I’ve always been challenged and impressed by the steps of courage taken by Zacchaeus in the Bible.
I can’t get past the plethora of reasons why Zacchaeus could have not climbed the tree. The insecurities and pride that must have gotten in his way to prevent him from taking that step had to be enormous (not to mention the people who probably didn’t want him to succeed!). But he took that large step of initiation! Or what appears to be initiation …
Please begin to consider all the little intricate details that had to go into this situation in order for it to occur. The sycamore is a great tree for a short man to try and climb. It has low branches, yet is tall enough to tower over a large crowd. How did that specific tree get in that specific place, and specifically where Jesus was going to be teaching?
Zacchaeus has the ability to climb—lucky him. There are so many things that could have eliminated that tree from the picture. And yet, it is there. And who created the sycamore, Zacchaeus, his abilities to climb, hear, see, and so-on-so-forth?
God. So, who really initiated it? (see Eph. 1; John 17)
So often, I think that initiation is something that has to originate solely in myself; that the calling of a man to initiate really begins with me; that I am the “Alpha” (see Rev. 22:13).
In actuality, my initiation is a response. It is a response to the initiation of a loving God through many avenues.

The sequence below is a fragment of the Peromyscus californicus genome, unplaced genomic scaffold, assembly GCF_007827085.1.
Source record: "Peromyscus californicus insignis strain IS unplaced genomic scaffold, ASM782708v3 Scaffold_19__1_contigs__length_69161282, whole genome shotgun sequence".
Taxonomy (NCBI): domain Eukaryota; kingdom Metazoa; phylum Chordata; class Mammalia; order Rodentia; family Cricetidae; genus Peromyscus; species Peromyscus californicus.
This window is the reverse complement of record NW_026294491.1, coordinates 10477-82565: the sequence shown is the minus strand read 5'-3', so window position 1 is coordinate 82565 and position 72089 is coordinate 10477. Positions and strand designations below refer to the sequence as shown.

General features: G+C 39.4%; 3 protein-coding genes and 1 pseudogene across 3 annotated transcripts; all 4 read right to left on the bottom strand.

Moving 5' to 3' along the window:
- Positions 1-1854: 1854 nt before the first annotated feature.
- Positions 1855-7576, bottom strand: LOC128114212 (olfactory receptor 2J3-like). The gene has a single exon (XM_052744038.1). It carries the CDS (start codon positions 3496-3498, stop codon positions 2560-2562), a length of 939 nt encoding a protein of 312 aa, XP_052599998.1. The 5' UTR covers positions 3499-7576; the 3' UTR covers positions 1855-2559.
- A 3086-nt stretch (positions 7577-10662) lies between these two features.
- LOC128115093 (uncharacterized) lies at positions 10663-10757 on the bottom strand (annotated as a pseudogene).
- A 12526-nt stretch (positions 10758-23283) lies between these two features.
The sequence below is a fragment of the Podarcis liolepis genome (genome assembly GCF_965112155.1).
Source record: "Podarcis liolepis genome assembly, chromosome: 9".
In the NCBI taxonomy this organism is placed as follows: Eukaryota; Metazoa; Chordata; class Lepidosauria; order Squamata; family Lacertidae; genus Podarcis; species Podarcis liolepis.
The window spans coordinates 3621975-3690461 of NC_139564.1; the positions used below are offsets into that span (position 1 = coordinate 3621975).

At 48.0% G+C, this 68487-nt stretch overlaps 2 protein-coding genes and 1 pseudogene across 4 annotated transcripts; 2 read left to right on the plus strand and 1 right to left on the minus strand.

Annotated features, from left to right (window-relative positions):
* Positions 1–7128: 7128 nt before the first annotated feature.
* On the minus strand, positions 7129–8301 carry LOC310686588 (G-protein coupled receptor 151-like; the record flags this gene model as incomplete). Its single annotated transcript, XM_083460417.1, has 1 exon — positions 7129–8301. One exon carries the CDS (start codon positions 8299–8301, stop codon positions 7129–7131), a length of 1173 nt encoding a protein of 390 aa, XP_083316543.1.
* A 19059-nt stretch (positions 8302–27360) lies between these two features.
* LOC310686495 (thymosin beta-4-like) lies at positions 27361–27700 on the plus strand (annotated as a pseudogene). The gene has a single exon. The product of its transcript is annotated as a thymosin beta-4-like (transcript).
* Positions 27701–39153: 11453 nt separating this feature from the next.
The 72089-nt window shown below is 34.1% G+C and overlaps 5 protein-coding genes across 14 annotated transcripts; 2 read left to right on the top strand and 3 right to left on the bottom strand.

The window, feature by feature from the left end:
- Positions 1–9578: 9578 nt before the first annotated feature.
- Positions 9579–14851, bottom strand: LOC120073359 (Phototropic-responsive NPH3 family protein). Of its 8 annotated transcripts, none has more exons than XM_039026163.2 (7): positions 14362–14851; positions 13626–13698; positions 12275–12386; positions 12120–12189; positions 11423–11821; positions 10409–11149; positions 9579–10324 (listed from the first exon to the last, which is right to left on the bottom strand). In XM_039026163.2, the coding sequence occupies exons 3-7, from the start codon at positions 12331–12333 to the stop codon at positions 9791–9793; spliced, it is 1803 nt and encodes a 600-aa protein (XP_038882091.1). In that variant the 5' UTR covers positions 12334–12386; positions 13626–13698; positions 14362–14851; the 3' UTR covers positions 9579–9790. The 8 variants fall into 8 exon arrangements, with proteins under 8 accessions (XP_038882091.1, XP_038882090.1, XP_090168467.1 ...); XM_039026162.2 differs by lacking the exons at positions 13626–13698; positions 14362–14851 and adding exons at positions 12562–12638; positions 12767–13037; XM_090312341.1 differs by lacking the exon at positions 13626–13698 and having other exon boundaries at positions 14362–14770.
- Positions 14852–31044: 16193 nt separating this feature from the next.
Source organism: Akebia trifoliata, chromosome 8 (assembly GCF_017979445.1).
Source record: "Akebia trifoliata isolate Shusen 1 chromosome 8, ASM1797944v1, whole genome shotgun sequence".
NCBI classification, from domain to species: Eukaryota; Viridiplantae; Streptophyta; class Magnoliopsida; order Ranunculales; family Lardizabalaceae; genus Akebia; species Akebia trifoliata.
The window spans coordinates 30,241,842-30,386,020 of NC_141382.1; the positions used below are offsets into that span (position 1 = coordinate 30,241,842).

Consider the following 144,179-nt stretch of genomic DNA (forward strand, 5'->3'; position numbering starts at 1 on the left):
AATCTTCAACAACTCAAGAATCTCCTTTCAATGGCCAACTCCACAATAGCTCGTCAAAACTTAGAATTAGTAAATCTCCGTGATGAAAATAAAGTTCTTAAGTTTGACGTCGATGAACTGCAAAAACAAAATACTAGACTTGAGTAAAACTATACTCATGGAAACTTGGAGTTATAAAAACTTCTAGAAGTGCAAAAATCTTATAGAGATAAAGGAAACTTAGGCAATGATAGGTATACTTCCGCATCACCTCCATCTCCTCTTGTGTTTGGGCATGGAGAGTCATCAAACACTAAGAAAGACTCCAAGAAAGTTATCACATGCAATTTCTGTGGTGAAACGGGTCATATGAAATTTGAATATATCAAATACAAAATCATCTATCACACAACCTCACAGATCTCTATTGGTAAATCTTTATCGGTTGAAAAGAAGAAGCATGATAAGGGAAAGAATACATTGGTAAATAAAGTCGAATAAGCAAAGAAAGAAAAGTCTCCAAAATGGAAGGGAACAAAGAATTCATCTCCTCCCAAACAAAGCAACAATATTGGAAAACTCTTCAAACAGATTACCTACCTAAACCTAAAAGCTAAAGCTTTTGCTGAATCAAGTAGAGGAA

For Zacchaeus, the interests of a crowd caught his attention, the divinity of Jesus kept his attention, the tree enabled him to focus his attention, and the voice of Jesus called him to attention. Zacchaeus’ initiation was a response.
Therefore, the challenge for us as men is not to see something that doesn’t exist and initiate, or to make something from nothing. Rather, it is to see what God has initiated and respond with further initiation. We need to see the tree God has put before us, and have the courageous obedience and chutzpah to climb it!
I have often wondered what would have become of Zacchaeus (or will become of myself), had he not been looking for the window of opportunity to hear/see Jesus. But now I am struck with wonder as I meditate on the gracious pursuit through a small detail that gave Zach far more than he set out for—he met Jesus.
How many of these small, intricate and loving details have taken place in my life? How many more will occur? And how will I now view the world around me as I live in light of that reality?
This truth changes the way I interact with my environment.
Take heart that God has initiated, is initiating and will initiate. Guidance is something that God not only gives, but does. See the tree and respond. See the old trees God has placed in your path and praise Him. Choose to no longer see the world as a place of coincidence, because we serve a deliberate and loving God.
Much like a future tree that would change the world (see I Pet. 2:24), its value lies in the initiating grace of a loving, powerful, sovereign and relentless God. Zacchaeus was a little man, but is no longer.
Jake Collins was born and raised in Denton, Tex. He studied biology and genetics at Texas A&M University before a short tenure in medicine. He now serves at Pine Cove Woods as the guest services coordinator while continuing his graduate studies in psychology.